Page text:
A Plasma is a mixture of ions(positive charge) and free electrons.(Actually, as little as 1% of the atoms need to be ionized for a plasma to exist) The ions being of the same charge would tend to repel each other, not move closer together. What distinguishes a plasma from a regular gas is that electromagnetic effects dominate in a plasma.

All I meant by matter becoming more "light-like" is that the trajectory of a photon through a given gravitational field results in less deviation from straight-line motion than for particles/objects with mass. So, as the speed of the particle increases, its trajectory approaches the straightness of a photon and,

Again, nothing more than what would be predicted by orbital mechanics, and nothing special of note.

likewise, when light is emitted closer to black-hole levels of gravity, it can curve at levels closer to that of particles of matter.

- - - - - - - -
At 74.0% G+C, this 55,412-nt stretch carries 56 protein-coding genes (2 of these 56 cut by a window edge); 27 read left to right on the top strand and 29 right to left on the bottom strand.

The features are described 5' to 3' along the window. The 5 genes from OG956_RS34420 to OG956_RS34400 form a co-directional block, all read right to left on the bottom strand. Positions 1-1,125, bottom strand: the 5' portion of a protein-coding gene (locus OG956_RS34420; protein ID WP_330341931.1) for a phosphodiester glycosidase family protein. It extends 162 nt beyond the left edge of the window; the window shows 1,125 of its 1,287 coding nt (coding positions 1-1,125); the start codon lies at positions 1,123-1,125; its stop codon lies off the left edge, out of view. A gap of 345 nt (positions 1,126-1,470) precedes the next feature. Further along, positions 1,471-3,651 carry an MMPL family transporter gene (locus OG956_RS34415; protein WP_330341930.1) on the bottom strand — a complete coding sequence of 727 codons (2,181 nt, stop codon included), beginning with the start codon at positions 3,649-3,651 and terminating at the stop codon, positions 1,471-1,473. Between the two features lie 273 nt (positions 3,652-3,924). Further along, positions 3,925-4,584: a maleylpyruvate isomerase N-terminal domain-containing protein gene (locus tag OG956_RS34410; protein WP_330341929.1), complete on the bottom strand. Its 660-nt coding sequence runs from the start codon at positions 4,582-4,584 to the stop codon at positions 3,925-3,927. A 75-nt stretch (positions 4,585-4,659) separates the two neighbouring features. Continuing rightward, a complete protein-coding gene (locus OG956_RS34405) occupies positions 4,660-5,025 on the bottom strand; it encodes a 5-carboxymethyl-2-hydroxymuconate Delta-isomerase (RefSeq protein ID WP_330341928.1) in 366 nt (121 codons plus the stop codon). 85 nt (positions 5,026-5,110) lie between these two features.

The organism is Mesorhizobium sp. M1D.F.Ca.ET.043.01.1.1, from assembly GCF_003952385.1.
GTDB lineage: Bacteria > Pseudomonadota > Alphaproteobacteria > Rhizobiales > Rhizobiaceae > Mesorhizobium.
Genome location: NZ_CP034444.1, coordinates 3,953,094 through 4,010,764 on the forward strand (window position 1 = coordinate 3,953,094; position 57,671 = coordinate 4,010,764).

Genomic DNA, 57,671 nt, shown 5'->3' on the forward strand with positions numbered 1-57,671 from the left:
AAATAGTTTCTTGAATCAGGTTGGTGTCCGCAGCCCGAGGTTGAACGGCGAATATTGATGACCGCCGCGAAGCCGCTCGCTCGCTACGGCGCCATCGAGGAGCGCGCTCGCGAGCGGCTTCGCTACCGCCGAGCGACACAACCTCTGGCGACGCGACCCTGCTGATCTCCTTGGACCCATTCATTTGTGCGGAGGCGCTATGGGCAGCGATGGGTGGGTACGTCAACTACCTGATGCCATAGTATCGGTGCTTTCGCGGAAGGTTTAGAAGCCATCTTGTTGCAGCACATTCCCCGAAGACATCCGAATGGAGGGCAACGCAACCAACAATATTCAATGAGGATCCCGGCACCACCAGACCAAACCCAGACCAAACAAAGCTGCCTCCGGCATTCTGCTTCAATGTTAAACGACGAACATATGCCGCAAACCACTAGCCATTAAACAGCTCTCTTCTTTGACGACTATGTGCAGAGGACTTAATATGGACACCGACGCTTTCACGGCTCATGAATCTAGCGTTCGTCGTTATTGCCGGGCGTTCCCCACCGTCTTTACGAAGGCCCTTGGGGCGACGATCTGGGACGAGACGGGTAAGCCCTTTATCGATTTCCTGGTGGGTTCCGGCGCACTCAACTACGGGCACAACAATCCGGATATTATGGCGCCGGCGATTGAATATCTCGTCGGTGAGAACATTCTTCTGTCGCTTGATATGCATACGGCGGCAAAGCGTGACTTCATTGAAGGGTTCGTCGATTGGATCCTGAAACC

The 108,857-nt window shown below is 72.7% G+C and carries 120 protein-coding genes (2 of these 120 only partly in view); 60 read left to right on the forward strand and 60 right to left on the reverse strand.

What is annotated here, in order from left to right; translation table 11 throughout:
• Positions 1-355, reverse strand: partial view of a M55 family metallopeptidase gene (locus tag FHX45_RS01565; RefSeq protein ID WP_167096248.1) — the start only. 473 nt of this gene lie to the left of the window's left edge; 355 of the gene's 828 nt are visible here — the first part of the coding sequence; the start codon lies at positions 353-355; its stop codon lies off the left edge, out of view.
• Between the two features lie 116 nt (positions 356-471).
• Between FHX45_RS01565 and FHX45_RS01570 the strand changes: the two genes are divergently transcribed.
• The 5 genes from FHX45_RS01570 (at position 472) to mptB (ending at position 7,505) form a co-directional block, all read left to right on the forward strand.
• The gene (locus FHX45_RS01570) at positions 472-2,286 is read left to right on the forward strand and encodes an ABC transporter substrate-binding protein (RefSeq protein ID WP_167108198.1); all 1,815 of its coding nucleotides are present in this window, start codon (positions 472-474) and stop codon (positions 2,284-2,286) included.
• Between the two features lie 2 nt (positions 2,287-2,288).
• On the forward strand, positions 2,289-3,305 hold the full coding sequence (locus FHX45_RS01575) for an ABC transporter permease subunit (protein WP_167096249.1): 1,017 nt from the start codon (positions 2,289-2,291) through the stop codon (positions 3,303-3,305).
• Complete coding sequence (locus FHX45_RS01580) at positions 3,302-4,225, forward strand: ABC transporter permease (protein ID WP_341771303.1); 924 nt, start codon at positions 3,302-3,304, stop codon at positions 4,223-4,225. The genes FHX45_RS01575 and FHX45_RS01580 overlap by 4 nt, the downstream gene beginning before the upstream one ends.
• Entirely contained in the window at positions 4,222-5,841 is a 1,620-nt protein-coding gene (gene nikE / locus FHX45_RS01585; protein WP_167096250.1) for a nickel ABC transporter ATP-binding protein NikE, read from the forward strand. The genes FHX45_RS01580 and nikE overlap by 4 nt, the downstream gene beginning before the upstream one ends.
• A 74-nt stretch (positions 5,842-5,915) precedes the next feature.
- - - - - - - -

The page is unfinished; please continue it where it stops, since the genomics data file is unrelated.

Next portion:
Near a Black hole particles of matter moving at less than c would curve more than light. A particle passing a black hole at 0.5c will deflect much more than a light beam would, so it is not a matter of light curving at level close to particles.

So is there not convergence between the gravitational responses of matter and light as gravity and/or velocity increases?

No.

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How are you defining "stable"? A stable atom can be one that does undergo radioactive decay, or one that is electrically neutral. Neither one relies on the relative size of the nucleus to the atom as a whole.